Treasury Inspector General for Tax Administration

Office of Audit

COLLECTION EMPLOYEES ADHERED TO FAIR TAX COLLECTION PRACTICES IN CALENDAR YEAR 2008

Issued on July 23, 2009

Highlights

Highlights of Report Number:  2009-10-101 to the Internal Revenue Service Chief Counsel and Chief Human Capital Officer.

IMPACT ON TAXPAYERS

The abuse or harassment of taxpayers by Internal Revenue Service (IRS) employees while attempting to collect taxes reflects poorly on the IRS and can have a negative impact on voluntary compliance and result in civil damages against the Government when Fair Tax Collection Practices (FTCP) are violated.  TIGTA determined that, for Calendar Year 2008, there were no cases involving FTCP violations for which an employee received administrative disciplinary action and there were no taxpayers who received civil damages for an FTCP violation.  As a result, taxpayers have reasonable assurance that communications with the IRS in connection with the collection of unpaid taxes generally did not violate the FTCP statute.

WHY TIGTA DID THE AUDIT

This audit was initiated because Section 1102 (d)(1)(G) of the IRS Restructuring and Reform Act of 1998 requires TIGTA to include in one of its Semiannual Reports to Congress information regarding any administrative or civil actions related to FTCP violations.

WHAT TIGTA FOUND

The FTCP provisions of Internal Revenue Code Section 6304 prohibit employees from using abusive or harassing behavior toward taxpayers when attempting to collect taxes.  Employees who are found to have violated the FTCP statute could be subject to disciplinary action.  In Calendar Year 2008, IRS collection employees committed only one potential violation of the FTCP statute.  Initially, the IRS coded two cases as FTCP violations.  In the first case, the action taken by management was considered a lesser action and did not qualify as an administrative action.  The other case was not a potential FTCP violation but was improperly coded as an FTCP violation.  TIGTA recommended that the miscoding in the second case be corrected during the audit and the IRS corrected the miscoding.  In addition, there were no civil actions resulting in monetary awards being paid to taxpayers because of an FTCP violation.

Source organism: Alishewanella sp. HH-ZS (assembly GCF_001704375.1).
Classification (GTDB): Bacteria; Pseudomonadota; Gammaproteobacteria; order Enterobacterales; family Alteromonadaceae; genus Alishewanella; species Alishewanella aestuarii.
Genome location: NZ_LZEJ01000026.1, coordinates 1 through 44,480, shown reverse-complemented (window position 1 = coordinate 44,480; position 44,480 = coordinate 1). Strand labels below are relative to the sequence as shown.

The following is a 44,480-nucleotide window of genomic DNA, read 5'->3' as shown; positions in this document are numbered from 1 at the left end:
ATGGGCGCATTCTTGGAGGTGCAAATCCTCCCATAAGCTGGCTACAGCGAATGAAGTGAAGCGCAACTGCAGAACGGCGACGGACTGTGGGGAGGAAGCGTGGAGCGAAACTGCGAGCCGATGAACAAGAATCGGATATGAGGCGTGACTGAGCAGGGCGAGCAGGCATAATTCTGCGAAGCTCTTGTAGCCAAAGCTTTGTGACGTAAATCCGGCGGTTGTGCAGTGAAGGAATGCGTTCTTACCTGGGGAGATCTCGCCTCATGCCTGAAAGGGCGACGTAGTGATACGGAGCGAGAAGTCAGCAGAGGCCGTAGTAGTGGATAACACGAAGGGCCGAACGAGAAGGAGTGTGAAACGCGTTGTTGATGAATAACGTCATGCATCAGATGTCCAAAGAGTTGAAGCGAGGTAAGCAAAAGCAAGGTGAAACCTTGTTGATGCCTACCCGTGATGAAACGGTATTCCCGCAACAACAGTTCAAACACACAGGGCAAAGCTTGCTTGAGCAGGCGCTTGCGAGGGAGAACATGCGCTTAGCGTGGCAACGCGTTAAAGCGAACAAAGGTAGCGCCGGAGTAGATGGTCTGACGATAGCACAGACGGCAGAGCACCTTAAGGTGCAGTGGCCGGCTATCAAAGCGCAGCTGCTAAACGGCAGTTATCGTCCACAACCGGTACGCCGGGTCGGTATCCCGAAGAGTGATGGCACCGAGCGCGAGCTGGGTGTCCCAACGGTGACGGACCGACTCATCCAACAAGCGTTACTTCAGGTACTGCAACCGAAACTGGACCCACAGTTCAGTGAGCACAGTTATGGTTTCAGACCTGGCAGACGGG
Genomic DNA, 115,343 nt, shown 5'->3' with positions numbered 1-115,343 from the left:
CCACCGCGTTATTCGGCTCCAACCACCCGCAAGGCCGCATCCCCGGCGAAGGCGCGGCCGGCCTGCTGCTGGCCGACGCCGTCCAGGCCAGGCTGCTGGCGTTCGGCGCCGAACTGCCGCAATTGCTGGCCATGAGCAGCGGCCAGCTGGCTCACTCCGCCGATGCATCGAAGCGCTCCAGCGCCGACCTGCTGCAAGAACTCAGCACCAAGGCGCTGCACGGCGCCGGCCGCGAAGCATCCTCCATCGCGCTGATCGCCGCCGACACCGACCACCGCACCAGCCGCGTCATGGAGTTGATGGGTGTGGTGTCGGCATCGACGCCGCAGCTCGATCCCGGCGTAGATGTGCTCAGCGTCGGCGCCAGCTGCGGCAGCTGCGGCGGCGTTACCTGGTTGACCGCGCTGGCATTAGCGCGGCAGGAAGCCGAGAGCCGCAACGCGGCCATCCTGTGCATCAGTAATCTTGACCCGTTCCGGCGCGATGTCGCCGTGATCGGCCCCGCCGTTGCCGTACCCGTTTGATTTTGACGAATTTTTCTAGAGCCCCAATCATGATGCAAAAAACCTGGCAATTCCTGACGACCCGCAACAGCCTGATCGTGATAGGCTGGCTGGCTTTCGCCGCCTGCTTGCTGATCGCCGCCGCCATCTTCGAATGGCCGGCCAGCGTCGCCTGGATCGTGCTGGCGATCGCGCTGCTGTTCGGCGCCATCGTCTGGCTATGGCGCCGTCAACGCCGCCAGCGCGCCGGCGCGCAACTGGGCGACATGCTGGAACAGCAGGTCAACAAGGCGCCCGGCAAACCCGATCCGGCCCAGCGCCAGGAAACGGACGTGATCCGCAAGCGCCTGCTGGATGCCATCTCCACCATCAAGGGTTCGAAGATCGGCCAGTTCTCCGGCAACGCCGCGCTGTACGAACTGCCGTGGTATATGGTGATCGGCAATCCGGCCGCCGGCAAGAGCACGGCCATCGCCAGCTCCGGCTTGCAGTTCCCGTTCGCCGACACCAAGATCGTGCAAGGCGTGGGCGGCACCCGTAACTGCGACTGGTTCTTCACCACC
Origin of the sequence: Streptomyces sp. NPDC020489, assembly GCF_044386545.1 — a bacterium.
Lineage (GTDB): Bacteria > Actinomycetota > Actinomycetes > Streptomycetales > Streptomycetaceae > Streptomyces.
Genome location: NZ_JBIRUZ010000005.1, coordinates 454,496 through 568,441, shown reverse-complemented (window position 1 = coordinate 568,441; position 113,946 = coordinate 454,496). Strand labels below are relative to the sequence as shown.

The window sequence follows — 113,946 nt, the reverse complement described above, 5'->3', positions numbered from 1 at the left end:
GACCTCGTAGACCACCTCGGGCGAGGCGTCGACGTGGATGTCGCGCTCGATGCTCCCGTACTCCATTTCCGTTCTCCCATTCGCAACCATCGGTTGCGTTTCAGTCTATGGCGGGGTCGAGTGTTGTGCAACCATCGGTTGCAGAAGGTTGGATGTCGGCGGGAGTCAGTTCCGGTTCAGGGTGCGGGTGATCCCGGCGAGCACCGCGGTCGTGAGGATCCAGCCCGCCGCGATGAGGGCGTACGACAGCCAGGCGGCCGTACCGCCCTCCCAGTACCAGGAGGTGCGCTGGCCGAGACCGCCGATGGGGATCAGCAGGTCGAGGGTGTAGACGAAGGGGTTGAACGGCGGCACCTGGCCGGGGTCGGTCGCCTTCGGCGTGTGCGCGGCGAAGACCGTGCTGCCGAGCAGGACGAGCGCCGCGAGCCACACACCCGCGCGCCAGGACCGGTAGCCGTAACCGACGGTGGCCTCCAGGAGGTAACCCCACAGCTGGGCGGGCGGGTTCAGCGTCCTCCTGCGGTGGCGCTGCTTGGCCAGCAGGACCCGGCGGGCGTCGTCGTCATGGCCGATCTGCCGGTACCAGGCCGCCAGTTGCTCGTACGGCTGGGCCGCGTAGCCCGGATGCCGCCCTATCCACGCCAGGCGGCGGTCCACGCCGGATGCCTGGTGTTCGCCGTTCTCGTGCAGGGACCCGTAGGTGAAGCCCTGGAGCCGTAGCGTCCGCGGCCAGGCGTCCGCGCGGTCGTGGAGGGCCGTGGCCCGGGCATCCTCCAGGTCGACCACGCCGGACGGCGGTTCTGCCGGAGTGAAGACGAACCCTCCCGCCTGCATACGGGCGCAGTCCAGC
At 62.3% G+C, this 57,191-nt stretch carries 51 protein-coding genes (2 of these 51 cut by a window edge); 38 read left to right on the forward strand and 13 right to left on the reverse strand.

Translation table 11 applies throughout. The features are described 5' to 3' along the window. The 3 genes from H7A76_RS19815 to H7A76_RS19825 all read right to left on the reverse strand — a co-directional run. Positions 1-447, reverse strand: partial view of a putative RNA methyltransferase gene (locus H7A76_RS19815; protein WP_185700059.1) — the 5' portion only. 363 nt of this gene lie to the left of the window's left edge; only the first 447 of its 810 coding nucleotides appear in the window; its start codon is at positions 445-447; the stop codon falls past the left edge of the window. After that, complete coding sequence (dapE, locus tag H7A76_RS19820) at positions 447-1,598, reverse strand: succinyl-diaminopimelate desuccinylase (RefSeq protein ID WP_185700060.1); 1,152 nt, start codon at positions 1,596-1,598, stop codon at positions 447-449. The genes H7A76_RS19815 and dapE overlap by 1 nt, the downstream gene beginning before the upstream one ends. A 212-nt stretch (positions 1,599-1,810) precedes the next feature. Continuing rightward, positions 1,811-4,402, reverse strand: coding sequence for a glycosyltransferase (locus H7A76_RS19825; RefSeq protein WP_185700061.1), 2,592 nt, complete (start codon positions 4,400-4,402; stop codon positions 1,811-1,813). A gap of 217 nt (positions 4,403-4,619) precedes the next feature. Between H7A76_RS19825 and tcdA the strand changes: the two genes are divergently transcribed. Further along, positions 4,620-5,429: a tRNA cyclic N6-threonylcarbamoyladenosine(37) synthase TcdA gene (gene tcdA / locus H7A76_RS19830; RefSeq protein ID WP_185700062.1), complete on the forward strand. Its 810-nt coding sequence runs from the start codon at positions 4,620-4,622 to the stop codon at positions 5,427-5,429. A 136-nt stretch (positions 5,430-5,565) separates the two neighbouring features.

In previous reports, TIGTA had noted the miscoding of a significant number of cases and recommended that improvements be made to ensure that cases are coded correctly.  To determine if the IRS had made improvements, TIGTA reviewed 498 cases in 6 “other case” categories to determine whether there were other instances of FTCP violations that were coded incorrectly.  Our review determined that the IRS had improved its practices because no additional cases were identified that should have been coded as FTCP violations.

WHAT TIGTA RECOMMENDED

TIGTA made no recommendations in this report.  However, key IRS management officials reviewed the report prior to issuance and agreed with the facts and conclusions presented.

READ THE FULL REPORT

To view the report, including the scope and methodology, go to:

http://www.treas.gov/tigta/auditreports/2009reports/200910101fr.html. 

Email Address:   inquiries@tigta.treas.gov

Phone Number:   202-622-6500

Web Site:   http://www.tigta.gov